|Publication Type:||Journal Article|
|Year of Publication:||2005|
|Authors:||G. M. Carpaneto, Mazziotta, A., Piattella, E.|
|Keywords:||20th-century, abundance, assemblage, biodiversity conservatiom, Carabidae, colonization, communities, community ecology, competition, diversity, dung beetle assemblages, food, habitats mammals, netherlands, resources, urban ecology|
The aim of the research was to show how a change in land use influences the structure of a dung beetle assemblage and affect its conservation. In the Pineto Urban Regional Park (Rome), dog dung is the sole food resource currently available for scarab dung beetles, after the recent removal of wild and domestic herbivores. A one-year sampling was conducted to study the scarab assemblage in dog scats (1999) and to compare it with the previous assemblage associated with sheep droppings (1986). Richness, evenness and similarity parameters were compared between the two allochronic assemblages. From sheep to dog dung, an impoverishment of the total richness was observed (from 19 to 9 species) together with an increase of individuals (by 7 times). Dog dung harboured 20% of the current scarab dung beetle fauna of Rome, probably as a consequence of the dog mixed diet, rich in cellulose. Both the communities showed a high percentage of tunnellers, probably because of the food shortage and, for dog scats, of the high dehydration rate. A comparison with other Roman scarab communities enhanced that: (1) the change in food resource determined a higher difference in species composition respect to other parameters (size and habitat diversity); (2) dog dung provided a temporary refuge for species that otherwise may encounter local extinction in urban environments. (c) 2005 Elsevier Ltd. All rights reserved.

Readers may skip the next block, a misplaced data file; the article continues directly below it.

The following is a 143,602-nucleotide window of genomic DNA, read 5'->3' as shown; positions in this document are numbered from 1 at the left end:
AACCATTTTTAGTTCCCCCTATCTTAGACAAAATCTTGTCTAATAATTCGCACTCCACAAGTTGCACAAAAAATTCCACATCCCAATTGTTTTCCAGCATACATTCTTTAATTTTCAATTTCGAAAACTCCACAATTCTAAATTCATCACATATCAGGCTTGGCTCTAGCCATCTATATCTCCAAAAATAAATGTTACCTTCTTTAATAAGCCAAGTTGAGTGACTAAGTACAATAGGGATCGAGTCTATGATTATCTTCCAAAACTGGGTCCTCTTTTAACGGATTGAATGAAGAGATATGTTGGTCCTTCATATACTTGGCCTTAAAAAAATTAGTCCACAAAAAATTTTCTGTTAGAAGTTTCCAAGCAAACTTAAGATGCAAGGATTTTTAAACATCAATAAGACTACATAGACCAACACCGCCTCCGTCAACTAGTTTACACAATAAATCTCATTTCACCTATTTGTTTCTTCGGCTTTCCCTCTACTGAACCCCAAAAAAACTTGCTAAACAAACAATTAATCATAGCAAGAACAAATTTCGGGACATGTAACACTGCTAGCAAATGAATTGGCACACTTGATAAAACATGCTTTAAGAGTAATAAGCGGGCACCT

|URL:||<Go to ISI>://000227958600012|